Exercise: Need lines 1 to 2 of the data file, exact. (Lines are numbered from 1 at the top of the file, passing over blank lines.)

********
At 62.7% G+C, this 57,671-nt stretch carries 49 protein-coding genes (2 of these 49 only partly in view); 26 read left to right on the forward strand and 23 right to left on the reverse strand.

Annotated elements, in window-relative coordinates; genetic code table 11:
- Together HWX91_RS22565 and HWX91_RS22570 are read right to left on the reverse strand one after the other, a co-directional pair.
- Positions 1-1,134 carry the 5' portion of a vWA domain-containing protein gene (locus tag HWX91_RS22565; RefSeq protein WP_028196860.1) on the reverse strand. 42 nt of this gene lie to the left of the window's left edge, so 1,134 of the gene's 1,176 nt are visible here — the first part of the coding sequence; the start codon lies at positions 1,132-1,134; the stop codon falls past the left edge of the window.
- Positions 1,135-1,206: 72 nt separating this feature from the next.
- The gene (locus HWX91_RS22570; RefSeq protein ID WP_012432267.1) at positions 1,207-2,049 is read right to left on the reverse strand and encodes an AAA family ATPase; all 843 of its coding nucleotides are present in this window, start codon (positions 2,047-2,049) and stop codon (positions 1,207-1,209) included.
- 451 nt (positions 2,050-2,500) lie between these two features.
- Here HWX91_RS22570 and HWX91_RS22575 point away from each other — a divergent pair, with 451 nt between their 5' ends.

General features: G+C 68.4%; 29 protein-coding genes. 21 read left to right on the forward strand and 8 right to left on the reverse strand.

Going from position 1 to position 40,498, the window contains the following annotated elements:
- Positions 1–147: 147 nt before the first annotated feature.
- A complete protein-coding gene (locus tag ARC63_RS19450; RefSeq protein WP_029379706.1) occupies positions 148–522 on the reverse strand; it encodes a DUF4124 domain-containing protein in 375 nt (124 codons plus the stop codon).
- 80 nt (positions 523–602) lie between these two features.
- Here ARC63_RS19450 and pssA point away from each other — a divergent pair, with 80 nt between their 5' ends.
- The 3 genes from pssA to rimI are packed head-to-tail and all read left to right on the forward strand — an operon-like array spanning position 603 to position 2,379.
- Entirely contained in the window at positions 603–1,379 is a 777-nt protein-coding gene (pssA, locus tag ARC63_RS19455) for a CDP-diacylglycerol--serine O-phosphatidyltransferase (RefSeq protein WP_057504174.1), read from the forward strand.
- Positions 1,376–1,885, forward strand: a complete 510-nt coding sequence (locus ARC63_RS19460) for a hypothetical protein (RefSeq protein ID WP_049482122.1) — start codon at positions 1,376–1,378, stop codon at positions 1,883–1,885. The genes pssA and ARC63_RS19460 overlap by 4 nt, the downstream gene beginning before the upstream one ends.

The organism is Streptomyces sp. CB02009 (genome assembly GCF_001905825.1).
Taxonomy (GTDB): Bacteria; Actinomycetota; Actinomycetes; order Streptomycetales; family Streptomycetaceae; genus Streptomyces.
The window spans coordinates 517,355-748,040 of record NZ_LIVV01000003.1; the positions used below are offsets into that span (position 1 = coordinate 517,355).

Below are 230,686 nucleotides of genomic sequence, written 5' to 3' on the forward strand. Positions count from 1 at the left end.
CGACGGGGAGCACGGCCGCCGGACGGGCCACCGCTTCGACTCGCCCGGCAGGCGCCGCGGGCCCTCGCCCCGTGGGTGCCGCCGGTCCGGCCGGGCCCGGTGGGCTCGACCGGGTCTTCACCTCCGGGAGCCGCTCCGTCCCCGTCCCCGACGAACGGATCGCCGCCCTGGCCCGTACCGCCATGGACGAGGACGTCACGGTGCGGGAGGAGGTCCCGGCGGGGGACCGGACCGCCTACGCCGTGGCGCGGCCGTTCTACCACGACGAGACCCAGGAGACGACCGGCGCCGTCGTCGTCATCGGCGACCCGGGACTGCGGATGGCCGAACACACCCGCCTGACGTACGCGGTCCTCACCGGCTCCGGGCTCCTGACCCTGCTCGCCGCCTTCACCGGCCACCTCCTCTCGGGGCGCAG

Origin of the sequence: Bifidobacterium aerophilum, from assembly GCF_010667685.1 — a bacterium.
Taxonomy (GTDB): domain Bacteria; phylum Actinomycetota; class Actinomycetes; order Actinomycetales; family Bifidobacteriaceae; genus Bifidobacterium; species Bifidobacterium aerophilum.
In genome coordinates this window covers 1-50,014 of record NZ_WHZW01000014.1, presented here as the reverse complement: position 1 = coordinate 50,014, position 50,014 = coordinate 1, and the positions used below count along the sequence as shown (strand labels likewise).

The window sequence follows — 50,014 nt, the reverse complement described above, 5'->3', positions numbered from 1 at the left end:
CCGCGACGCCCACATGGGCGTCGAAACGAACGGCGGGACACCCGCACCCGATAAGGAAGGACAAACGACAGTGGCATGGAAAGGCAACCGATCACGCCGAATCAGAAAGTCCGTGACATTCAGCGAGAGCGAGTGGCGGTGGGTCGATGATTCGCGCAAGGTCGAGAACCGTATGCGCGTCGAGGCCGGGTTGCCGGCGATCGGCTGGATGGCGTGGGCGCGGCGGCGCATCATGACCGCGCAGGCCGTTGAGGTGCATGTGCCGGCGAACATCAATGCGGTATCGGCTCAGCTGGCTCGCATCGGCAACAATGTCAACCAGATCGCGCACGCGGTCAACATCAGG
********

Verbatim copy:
At 62.7% G+C, this 57,671-nt stretch carries 49 protein-coding genes (2 of these 49 only partly in view); 26 read left to right on the forward strand and 23 right to left on the reverse strand.

Annotated elements, in window-relative coordinates; genetic code table 11: